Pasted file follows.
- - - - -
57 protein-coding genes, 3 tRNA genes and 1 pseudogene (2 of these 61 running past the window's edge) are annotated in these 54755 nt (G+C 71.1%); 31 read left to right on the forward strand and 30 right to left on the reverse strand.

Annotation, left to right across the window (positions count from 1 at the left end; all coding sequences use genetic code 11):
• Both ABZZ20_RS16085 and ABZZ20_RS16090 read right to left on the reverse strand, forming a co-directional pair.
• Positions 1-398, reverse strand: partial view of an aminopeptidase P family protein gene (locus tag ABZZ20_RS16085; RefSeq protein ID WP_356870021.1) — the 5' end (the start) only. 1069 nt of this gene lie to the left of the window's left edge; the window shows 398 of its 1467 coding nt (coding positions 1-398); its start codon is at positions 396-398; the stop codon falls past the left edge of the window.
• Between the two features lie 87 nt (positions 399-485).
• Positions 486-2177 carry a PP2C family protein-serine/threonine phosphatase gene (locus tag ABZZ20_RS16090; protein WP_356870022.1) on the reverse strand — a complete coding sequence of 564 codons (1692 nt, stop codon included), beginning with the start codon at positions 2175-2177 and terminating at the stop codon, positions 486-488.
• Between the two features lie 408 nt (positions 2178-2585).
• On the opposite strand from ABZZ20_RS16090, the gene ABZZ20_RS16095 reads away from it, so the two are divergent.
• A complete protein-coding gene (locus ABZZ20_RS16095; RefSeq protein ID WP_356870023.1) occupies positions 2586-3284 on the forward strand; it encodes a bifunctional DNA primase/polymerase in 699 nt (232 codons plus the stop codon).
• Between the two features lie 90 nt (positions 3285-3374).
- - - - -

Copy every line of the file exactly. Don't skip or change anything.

57 protein-coding genes, 3 tRNA genes and 1 pseudogene (2 of these 61 running past the window's edge) are annotated in these 54755 nt (G+C 71.1%); 31 read left to right on the forward strand and 30 right to left on the reverse strand.

Annotation, left to right across the window (positions count from 1 at the left end; all coding sequences use genetic code 11):
• Both ABZZ20_RS16085 and ABZZ20_RS16090 read right to left on the reverse strand, forming a co-directional pair.
• Positions 1-398, reverse strand: partial view of an aminopeptidase P family protein gene (locus tag ABZZ20_RS16085; RefSeq protein ID WP_356870021.1) — the 5' end (the start) only. 1069 nt of this gene lie to the left of the window's left edge; the window shows 398 of its 1467 coding nt (coding positions 1-398); its start codon is at positions 396-398; the stop codon falls past the left edge of the window.
• Between the two features lie 87 nt (positions 399-485).
• Positions 486-2177 carry a PP2C family protein-serine/threonine phosphatase gene (locus tag ABZZ20_RS16090; protein WP_356870022.1) on the reverse strand — a complete coding sequence of 564 codons (1692 nt, stop codon included), beginning with the start codon at positions 2175-2177 and terminating at the stop codon, positions 486-488.
• Between the two features lie 408 nt (positions 2178-2585).
• On the opposite strand from ABZZ20_RS16090, the gene ABZZ20_RS16095 reads away from it, so the two are divergent.
• A complete protein-coding gene (locus ABZZ20_RS16095; RefSeq protein ID WP_356870023.1) occupies positions 2586-3284 on the forward strand; it encodes a bifunctional DNA primase/polymerase in 699 nt (232 codons plus the stop codon).
• Between the two features lie 90 nt (positions 3285-3374).